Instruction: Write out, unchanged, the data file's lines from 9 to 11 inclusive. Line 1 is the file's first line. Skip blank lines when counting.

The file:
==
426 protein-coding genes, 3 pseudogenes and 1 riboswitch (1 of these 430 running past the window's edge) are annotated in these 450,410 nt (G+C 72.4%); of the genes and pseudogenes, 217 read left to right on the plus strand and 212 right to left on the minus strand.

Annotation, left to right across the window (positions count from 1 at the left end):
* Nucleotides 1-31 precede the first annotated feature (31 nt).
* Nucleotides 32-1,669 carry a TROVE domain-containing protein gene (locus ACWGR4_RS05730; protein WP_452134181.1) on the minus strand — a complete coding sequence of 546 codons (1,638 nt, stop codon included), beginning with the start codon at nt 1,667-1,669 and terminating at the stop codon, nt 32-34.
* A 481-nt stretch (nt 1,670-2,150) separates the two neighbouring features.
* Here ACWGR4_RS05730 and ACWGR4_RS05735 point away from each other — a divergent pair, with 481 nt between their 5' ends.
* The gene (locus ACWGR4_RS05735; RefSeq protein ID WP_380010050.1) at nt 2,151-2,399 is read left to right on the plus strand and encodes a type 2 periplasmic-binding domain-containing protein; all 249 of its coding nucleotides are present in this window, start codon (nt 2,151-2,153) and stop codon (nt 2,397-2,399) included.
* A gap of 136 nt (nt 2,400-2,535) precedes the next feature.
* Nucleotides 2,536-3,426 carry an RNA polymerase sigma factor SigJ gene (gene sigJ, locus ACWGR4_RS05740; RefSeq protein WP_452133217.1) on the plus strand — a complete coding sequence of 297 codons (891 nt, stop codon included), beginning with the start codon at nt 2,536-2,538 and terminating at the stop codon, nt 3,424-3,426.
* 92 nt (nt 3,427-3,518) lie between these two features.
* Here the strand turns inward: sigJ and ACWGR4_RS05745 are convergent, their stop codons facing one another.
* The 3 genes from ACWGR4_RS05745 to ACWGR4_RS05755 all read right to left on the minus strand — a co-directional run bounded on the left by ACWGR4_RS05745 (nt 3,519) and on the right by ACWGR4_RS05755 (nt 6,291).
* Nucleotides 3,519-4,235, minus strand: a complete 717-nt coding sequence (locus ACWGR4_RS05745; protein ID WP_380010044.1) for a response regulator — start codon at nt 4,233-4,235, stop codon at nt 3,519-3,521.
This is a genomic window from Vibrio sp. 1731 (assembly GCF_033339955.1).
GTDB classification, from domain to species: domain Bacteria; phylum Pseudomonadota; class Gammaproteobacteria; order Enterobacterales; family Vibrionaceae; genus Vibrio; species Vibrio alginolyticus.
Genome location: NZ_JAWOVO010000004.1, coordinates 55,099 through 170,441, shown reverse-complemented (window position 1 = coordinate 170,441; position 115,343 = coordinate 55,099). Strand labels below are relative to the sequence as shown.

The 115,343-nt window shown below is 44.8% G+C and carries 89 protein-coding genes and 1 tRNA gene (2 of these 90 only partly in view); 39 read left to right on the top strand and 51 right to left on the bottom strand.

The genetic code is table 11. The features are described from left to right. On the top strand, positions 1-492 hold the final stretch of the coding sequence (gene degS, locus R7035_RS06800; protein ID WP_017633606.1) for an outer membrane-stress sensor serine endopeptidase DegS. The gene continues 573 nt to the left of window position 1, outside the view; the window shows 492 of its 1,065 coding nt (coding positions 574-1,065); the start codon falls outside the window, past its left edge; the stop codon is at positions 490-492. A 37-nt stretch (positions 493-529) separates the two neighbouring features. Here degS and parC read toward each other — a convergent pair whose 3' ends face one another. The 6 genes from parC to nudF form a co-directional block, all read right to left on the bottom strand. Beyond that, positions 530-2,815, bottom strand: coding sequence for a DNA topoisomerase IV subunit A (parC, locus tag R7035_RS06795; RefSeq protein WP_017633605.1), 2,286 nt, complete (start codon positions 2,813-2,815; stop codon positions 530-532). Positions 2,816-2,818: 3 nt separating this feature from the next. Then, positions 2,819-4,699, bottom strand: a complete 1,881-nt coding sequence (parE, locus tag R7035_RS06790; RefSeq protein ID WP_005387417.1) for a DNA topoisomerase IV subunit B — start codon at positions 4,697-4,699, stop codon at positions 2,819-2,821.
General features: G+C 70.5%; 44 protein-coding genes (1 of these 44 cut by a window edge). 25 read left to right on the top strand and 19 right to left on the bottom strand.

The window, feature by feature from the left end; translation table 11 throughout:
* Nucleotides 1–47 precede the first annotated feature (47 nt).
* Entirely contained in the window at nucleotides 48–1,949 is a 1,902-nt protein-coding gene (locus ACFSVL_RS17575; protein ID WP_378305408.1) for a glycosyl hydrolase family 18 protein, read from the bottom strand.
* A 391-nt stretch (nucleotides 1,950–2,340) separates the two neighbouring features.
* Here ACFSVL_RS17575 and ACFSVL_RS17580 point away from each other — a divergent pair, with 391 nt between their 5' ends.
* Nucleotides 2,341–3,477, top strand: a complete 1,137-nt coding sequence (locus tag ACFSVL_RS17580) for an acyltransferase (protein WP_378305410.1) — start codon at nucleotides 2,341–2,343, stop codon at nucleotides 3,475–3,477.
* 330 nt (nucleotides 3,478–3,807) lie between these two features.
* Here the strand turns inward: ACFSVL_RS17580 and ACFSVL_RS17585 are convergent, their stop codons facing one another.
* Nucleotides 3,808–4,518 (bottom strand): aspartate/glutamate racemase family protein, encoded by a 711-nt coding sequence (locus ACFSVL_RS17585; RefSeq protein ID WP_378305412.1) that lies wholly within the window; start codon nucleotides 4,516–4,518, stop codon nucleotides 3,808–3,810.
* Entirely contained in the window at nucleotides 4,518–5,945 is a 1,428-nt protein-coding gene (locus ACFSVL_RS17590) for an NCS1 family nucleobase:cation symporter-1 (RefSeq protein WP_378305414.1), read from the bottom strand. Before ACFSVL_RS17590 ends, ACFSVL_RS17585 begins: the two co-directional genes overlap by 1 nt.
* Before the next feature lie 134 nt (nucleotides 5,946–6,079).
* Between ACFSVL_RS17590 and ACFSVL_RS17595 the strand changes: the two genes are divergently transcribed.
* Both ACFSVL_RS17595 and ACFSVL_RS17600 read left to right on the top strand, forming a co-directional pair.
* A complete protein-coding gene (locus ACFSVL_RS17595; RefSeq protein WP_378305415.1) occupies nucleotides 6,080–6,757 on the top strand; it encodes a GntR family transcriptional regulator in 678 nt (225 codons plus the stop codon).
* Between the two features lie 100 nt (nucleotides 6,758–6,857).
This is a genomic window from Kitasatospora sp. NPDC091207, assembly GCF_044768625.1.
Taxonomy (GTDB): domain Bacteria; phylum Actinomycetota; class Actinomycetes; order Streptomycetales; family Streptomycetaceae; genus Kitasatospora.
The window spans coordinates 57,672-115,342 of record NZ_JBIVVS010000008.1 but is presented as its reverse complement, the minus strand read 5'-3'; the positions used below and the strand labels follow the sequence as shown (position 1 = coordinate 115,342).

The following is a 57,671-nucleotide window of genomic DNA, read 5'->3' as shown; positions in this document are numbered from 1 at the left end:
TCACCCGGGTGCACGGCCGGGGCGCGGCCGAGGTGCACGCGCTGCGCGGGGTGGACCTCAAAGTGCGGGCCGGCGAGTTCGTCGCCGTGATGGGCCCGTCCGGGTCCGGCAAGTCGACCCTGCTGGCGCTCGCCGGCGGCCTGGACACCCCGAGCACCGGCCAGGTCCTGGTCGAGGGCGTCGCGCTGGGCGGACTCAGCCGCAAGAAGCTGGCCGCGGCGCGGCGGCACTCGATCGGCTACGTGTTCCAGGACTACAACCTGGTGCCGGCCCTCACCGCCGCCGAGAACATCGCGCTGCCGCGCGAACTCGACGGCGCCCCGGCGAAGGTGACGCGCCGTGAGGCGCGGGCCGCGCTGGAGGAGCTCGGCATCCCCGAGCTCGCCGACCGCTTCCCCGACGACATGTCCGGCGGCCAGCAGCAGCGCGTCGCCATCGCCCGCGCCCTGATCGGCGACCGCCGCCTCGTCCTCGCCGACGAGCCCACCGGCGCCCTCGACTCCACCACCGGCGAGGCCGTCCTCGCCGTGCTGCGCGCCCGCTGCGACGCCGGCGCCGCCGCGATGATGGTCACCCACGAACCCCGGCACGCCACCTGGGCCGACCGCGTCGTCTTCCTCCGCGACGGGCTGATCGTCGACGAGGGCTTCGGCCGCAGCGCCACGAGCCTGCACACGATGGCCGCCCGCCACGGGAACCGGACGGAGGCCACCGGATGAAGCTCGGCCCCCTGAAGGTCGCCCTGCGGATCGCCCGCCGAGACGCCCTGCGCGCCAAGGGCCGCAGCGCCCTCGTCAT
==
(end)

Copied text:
* Nucleotides 2,536-3,426 carry an RNA polymerase sigma factor SigJ gene (gene sigJ, locus ACWGR4_RS05740; RefSeq protein WP_452133217.1) on the plus strand — a complete coding sequence of 297 codons (891 nt, stop codon included), beginning with the start codon at nt 2,536-2,538 and terminating at the stop codon, nt 3,424-3,426.
* 92 nt (nt 3,427-3,518) lie between these two features.
* Here the strand turns inward: sigJ and ACWGR4_RS05745 are convergent, their stop codons facing one another.